Tiny Leadership Tales: ‘When No One Is Watching’

Reading Time: 2 minutes

Bite sized leadership lessons, featuring reader-submitted stories of no more than 100 words

An SGI at RMC-D, nearing four decades on this planet. What have my experiences taught me? Good leaders read, learn, listen, and lead. Humility in leaders arises as a result of their cognitive and physical competence. Good leaders put in work even when no one is watching, have a good understanding of the bigger picture, and the ability to influence those around them to work towards their organisation’s goals. This posting has/will have an extremely positive impact on the rest of my life. It has taught me to learn, develop and to aspire to be the best version of myself.
– Vinson Kumar

This is the story about an Army Officer who was given a chance. She had ambition and drive; she wanted to do it all – but was constantly told no. Policy said no. Bias said no. Here enters the leader – an advocate who took a risk. Going against outdated policy and social norms they put their faith in this officer and said yes. What resulted was an Army Officer who learned to believe in others and give them opportunity to show their potential just like a leader once did for her. Believe in your people; they may surprise you!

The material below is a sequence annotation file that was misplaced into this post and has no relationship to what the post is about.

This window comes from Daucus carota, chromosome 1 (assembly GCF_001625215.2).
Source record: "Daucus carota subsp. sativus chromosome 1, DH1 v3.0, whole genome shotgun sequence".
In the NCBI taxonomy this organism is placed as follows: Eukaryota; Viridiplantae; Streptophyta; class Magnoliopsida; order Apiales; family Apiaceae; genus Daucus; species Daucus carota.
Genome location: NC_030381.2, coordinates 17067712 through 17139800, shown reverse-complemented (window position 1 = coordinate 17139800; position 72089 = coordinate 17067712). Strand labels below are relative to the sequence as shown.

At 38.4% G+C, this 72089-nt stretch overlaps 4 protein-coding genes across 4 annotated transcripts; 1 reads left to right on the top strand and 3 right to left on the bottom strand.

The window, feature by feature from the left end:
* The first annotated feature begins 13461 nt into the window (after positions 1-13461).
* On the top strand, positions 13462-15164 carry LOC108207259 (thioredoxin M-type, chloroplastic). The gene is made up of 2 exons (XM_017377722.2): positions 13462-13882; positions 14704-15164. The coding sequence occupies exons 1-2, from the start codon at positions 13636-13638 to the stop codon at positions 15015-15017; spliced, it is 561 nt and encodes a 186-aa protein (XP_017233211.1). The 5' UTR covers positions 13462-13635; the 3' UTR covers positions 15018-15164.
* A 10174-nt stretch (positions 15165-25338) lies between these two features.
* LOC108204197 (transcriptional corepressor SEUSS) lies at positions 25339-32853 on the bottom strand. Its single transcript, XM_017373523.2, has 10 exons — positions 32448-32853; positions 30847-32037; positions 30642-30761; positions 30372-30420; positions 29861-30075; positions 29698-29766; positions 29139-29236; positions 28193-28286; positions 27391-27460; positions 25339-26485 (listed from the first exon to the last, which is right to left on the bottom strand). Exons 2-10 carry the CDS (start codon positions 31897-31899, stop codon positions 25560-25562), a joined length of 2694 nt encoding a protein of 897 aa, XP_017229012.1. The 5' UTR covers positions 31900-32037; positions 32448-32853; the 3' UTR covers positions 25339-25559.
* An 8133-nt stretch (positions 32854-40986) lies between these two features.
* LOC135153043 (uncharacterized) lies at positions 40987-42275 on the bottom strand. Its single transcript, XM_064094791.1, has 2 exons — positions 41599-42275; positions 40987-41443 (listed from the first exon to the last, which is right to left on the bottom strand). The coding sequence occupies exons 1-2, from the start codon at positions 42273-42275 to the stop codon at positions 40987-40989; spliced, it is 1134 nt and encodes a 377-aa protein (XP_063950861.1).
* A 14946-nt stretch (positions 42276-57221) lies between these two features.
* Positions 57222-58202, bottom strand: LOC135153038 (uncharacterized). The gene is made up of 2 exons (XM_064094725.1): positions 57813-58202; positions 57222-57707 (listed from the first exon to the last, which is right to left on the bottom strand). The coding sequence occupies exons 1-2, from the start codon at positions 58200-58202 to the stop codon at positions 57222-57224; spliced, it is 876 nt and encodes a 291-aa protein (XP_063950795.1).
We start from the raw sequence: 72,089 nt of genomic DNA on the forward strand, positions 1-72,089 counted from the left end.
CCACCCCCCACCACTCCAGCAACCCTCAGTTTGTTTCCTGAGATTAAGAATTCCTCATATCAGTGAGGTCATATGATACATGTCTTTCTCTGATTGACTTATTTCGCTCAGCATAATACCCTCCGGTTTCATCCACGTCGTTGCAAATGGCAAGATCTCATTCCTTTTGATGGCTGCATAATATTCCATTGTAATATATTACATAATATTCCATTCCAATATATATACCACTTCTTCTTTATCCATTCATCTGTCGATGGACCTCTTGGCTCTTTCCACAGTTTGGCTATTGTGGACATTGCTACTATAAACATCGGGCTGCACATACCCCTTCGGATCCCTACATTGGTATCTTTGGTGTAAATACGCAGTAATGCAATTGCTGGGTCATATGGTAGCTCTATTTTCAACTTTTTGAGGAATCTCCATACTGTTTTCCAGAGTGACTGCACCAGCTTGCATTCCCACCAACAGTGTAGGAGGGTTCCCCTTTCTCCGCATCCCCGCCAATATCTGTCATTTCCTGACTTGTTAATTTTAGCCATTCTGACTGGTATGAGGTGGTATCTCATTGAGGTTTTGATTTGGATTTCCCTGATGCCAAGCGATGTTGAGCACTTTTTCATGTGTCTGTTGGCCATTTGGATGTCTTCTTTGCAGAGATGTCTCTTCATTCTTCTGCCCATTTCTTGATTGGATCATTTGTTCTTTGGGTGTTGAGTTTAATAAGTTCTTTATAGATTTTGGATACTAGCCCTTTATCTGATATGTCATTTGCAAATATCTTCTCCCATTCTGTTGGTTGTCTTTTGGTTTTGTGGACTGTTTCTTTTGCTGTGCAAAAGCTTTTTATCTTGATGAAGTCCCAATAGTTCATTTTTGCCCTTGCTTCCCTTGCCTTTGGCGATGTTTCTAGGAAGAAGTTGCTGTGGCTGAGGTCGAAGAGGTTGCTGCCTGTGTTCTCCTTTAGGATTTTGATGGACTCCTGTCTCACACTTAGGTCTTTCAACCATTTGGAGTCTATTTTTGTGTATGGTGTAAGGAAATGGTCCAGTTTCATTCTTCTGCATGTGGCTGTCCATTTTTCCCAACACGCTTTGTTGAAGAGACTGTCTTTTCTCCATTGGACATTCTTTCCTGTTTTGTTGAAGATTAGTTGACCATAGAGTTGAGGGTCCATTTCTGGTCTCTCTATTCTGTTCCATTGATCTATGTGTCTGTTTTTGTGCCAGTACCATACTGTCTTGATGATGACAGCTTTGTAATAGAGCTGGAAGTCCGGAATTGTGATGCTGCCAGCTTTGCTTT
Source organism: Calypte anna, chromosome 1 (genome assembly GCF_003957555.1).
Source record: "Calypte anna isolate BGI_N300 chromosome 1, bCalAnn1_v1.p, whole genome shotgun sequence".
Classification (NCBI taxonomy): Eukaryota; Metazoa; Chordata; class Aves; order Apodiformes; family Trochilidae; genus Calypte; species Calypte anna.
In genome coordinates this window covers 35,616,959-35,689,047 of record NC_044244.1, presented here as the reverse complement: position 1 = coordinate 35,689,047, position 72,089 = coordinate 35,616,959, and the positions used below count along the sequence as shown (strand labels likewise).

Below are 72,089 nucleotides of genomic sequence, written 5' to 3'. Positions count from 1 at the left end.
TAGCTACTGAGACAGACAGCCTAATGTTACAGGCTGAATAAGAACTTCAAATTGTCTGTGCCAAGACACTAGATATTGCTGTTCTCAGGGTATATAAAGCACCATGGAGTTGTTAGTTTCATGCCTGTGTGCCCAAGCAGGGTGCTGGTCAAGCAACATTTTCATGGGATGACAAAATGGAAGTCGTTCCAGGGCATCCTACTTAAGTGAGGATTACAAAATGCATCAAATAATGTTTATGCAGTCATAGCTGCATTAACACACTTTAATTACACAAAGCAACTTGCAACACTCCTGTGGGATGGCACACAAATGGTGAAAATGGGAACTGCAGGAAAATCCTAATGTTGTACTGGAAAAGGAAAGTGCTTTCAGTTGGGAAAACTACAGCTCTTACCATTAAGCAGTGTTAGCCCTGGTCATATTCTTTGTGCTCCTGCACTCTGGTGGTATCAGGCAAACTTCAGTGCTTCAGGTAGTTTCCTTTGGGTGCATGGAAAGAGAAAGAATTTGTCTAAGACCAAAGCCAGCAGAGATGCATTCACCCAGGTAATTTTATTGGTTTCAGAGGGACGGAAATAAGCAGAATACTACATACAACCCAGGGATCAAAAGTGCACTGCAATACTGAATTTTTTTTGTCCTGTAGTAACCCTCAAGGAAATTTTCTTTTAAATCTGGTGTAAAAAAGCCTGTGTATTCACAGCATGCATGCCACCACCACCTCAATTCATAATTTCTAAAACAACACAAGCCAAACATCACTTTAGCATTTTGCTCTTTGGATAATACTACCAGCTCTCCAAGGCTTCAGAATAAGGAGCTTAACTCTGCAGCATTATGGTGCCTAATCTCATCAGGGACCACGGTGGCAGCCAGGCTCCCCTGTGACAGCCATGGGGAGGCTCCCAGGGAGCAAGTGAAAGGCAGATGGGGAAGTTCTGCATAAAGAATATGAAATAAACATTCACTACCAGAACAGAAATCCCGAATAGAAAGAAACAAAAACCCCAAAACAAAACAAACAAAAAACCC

Jasmin Diab

I found a lot of my training occurred under pressure, time constrained and surrounded by assessors. As a new commander I learned quickly to give my subordinates the time and space to make mistakes. I gave my section commanders and sappers a weekend to develop plans within the confines of the Regiment. This created trust, open conversation and an ability to collaboratively navigate the fine art of planning, execution and communication. This taught my team, in slow time, the meaning of leadership in a safe space where mistakes were positive and meaningful to all involved.
Emma Watson

My Mum and I are parked outside the gates. I’m in junior school and boys unhurriedly traipse across handball courts to class. I peck her cheek, gather my book bag, and go to slide out the door. She says, “see those boys walking with their heads down, staring at their feet? Always walk with your head and eyes up- you project confidence and people feel that.” I’ve not forgotten those words. They’ve underpinned my person and my leadership. A blessing and a curse- confidence is next to arrogance- its reaped more than its cost. Thanks for the leadership lesson, Mum. 
– Samuel J. Cox

What is Tiny Leadership Tales? Find out here.

Cover Image Credit: LSIS Sittichai Sakonpoonpol, Defence Images